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Sovereign Immunity: It's not so good to be the subject

It's good to be the king
It's good to be the king

The king can do no wrong, and neither can his agents, even when they clearly have.

On May 2, 2010, Londyn R’Mani Dickerson, the infant daughter of Rakisha Dickerson died from complications of a streptococcus infection. Her death was totally preventable.

Rakisha took her sick daughter to Children’s Memorial Hermann Hospital in Houston on Feb. 24, 2010. A doctor ordered a blood culture and then discharged the baby.

Dickerson alleged in her negligence lawsuit that she was never told the blood culture tested positive for Group B Streptococcus. The mother brought her baby back to the hospital on March 18, because she was suffering seizures and other complications.

The University of Texas Health Science Center at Houston did not dispute that the blood culture tested positive for streptococcus.

In order to perfect a cause of action, Dickerson’s attorney, W. Russ Jones at Underwood, Jones, Scherrer & Malouf in Houston, tried every which way to somehow connect this communication breakdown to the use of “motor equipment.” If you’re not familiar with the Texas Tort Claims Act, this may seem an odd exercise.

Here’s an example of the plaintiff’s pleading:
“UTHSCH employees proximately caused the death … by negligently operating, using, and/or misusing the Emergency Department Telephone (e.g., by obtaining and dialing the wrong telephone number or by misdialing the correct telephone number and thereby negligently calling or contacting someone other than plaintiff Dickerson to notify, warn, counsel, advise and instruct regarding the potentially lethal infection in her baby)”

The action or inaction of the hospital staff is reworded in every conceivable way to somehow connect their failure to warn the mother to some communications device—a phone, a typewriter, a computer, and even a failure to use a hospital security vehicle to go to her house and inform her in person.

The connection had to be made to establish jurisdiction, because as a state-run hospital, Children’s Memorial and its staff have sovereign immunity. There are waivers to sovereign immunity, defined by the Legislature, but they are very narrow.

As Justice William Boyce of the Fourteenth Court of Appeals explained in a Feb. 20 opinion, the state Tort Claims Act only waives immunity in personal injury or death cases when death arises from the operation of a motor-driven vehicle or motor-driven equipment, or a negligent condition or use of tangible personal or real property.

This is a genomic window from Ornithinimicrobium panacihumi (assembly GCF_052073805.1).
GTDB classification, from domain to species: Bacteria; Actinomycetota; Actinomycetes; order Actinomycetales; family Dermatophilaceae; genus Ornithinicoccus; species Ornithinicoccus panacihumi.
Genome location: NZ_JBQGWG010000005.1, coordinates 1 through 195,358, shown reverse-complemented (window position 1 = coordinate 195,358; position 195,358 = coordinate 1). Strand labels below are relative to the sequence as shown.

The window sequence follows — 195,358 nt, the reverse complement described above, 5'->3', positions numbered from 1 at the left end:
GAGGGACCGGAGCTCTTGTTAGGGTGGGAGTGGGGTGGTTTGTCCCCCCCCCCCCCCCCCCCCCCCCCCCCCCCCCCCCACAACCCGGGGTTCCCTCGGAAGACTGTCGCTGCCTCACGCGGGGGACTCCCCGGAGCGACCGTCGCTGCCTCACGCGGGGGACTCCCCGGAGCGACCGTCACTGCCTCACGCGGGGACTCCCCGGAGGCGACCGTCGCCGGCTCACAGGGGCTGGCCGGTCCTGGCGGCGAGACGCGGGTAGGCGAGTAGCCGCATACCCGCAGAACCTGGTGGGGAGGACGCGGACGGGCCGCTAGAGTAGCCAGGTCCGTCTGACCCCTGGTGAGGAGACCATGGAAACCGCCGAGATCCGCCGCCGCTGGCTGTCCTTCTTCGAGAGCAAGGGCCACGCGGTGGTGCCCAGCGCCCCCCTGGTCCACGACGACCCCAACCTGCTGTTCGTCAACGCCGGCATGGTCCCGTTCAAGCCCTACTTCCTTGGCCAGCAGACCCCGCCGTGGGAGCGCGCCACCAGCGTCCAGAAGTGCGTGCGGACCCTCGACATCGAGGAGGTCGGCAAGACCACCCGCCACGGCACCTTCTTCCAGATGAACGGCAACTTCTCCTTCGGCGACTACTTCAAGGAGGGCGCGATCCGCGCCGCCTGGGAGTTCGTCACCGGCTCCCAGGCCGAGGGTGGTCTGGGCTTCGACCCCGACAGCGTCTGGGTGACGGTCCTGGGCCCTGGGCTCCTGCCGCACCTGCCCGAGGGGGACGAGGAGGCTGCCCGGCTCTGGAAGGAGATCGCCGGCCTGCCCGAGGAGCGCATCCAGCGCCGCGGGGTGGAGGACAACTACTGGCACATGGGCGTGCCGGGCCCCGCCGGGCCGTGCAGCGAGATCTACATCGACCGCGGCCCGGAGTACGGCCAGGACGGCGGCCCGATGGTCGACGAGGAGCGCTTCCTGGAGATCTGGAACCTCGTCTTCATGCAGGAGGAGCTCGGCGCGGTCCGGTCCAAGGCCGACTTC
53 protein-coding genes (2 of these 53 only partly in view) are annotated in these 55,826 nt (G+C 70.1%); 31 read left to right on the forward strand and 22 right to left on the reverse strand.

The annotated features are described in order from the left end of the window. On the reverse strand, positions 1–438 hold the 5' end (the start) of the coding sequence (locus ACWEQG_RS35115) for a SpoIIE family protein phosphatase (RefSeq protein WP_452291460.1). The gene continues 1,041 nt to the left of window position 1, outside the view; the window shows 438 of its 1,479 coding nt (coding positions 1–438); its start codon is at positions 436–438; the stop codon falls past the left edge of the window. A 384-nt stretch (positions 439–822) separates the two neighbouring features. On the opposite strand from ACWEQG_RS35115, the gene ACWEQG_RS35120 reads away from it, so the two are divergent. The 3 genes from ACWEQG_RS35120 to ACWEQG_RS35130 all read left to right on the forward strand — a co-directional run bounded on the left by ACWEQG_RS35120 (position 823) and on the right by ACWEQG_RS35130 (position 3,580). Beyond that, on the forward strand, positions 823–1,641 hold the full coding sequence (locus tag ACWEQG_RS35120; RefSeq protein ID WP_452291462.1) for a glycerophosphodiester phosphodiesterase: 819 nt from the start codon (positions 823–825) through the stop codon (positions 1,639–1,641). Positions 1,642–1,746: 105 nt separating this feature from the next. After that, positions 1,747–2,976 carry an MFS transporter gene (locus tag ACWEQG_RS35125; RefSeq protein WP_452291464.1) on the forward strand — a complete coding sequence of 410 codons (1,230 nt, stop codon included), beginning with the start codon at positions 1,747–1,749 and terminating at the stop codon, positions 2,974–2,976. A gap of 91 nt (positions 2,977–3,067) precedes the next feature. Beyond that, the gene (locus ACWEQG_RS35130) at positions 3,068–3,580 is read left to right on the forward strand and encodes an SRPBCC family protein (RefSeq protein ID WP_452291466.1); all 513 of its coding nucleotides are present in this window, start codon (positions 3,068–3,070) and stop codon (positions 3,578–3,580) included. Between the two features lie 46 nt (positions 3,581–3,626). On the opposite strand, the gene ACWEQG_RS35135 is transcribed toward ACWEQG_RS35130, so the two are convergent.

If a staff orderly ran over Dickerson’s baby in the hall with a gurney, the mother would have an open and shut case.

This is hardly the first time a failure to communicate led to disastrous results without a Texas hospital getting so much as a slap on the wrist. To support his argument, Boyce cited University of Texas Medical Branch v. Qi, a 2013 opinion involving the allegation that medical staff incorrectly interpreted results of blood pressure testing equipment and urine test strips. They failed to diagnose preeclampsia, which Qi claimed caused the stillbirth of her child and her own injuries.

There was also University of Texas Medical Branch at Galveston v. Mullins, a 2001 decision involving an HIV test that was positive. The plaintiff was not told she had HIV until three years later.

“The gravamen of the complaint was the UTMB failed to communicate the test results to her, and information is not tangible property, even if it is transcribed in a medical chart,” Boyce wrote.

In both Qi and Mullins, the Fourteenth District found sovereign immunity was not waived. It boiled down to this—“the property must be the instrumentality of the harm.”

So, Dickerson needed to have a staffer bash her baby’s head in with a telephone to penetrate the jurisdiction wall.

“Dickerson contends cases considering test results to be intangible information, rather than tangible property, are distinguishable because UTHSCH assumed a duty to contact the patient in the hospital discharge instructions. Those discharge instructions stated as follows: ‘If there is … a positive culture we will contact you. (Make sure we have your local telephone number).’ Dickerson alleges she relied on this promise, no one contacted her, and her daughter died as a result,” Boyce said.

Boyce recognized that such a common law duty exists, but it “does not act as a waiver of immunity.”
The Fourteenth District not only reversed the trial court that granted her jurisdiction, it sent instructions that Dickerson’s lawsuit could not be amended.

“Amendment would not cure Dickerson’s failure to plead facts sufficient to waive immunity under the Tort Claims Act,” he said.

When I was a journeyman newspaper reporter in Texas, I came across sovereign immunity cases that were just as shocking as these. And I wasn’t allowed to write about them.

The thinking of my editors was that there was no point in wasting space and ink on issues where the newspaper had no chance of effecting change.

I concede that the likelihood of effecting change was and is very slim. But that doesn’t mean we should not give voice to the victims of injustice. There is still virtue in saying something is rotten here.

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